goals at the beginning of an evaluation cycle is new to our staff members. In the past it had been a part of the reflection after the summative rating. In other words, at the end of the summative rating.
It was nice to think about, but I wonder how many people actually set out to achieve that goal. I don't mean that people weren't sincere about their goals, but I wonder if the way goal-setting was structured made it easy to forget about once the next school year started. In addition, no one really ever followed up about progress on the goals or whether the staff member actually achieved those goals. Or, if the goal wasn't achieved, no one ever asked "why not?" I don't mean this in a negative or punitive way: learning that something isn't effective is OK, too. To paraphrase Thomas Edison, "I have not failed. I've just found 10,000 ways that won't work." To paraphrase Google Education Evangelist Jamie Casap, "Iteration is the new failure." It's an iteration in the learning process, and you tweak it and try again. (Would that we always gave our students the same opportunity, but that's a different blog post).
At any rate, in my last post I discussed that our goal-setting process was designed to allow teachers, counselors, social workers, instructional coaches, librarians, and all other certified staff members to set goals that they were passionate about. Without directly saying it, I wanted to say that these do not have to be SMART goals. I know that I will probably be sent to some Curriculum Director purgatory for saying this out loud, but I feel like I'm secure enough in what I do to finally admit: I do not like SMART Goals.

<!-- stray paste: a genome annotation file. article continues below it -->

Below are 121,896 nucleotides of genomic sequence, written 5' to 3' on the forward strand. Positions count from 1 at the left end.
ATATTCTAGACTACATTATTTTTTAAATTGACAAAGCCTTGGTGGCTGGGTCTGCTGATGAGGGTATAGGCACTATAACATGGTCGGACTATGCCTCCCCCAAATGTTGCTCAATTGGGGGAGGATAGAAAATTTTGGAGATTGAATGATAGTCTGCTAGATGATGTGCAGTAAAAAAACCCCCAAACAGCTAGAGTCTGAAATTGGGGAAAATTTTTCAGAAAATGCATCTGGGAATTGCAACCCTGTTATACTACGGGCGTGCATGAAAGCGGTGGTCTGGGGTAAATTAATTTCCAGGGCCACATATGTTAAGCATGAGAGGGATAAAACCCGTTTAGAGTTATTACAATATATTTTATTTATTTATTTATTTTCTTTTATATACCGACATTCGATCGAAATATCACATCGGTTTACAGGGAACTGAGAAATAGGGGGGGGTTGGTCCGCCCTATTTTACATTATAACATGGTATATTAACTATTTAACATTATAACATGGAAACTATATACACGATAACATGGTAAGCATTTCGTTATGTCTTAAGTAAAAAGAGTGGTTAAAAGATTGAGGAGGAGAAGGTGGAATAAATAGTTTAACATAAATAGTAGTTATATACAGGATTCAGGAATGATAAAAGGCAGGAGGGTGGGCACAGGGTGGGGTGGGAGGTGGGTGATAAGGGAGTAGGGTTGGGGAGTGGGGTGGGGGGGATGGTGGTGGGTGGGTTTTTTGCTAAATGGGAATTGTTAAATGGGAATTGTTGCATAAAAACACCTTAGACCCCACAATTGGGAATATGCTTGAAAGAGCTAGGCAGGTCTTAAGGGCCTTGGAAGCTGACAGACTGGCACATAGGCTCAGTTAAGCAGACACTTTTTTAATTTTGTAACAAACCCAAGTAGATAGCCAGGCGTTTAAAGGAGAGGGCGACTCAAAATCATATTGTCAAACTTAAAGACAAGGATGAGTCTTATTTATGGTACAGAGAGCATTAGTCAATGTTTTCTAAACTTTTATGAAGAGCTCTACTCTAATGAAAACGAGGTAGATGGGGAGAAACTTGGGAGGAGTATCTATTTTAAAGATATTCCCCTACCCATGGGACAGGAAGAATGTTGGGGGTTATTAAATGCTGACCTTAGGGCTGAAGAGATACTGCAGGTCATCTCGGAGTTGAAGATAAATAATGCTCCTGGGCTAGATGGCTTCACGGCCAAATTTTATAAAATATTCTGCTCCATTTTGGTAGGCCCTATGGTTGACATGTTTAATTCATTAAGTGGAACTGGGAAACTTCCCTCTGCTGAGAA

There. I said it. The curriculum police have not come to get me. The ground has not swallowed me up. I'm pretty sure I still have a job.
Sure, I get it. SMART Goals are a good structure for focusing one's objectives. However, we've been trained to think that every goal MUST be a SMART goal- it MUST be measured quantitatively, it MUST be ultra-specific, it MUST be constrained to a particular time period. Some goals certainly fit this model, but not all do, and I find the almost dogmatic adherence to the SMART Goal format extraordinarily limiting.
As we were discussing this issue with our school leadership team consisting of administrators and department chairs, our tech director came across a blog post via Twitter that describes exactly what I've been feeling for some time. It's called "Let's Get Smarter About Goal Setting" by Julie Winkle Giulioni (@Juile_WG)
And by the way, is there any question that Twitter provides incredibly timely stuff- just-in-time learning versus just in case learning? Talk about what you need when you need it!
As opposed to SMART goals, Ms. W-G describes ACE goals as follows:
- Alignment to what's important (to Danielson's Framework in our case)
- Challenge (make it attainable, but DREAM BIG!)
- Emotional Connection (it has to be important to you).
I definitely like the focus on ACE goals over SMART goals. Not that SMART Goals are necessarily bad, mind you. I just would like to see us work on things that are important to us, provided that they are connected to what we know are effective practices.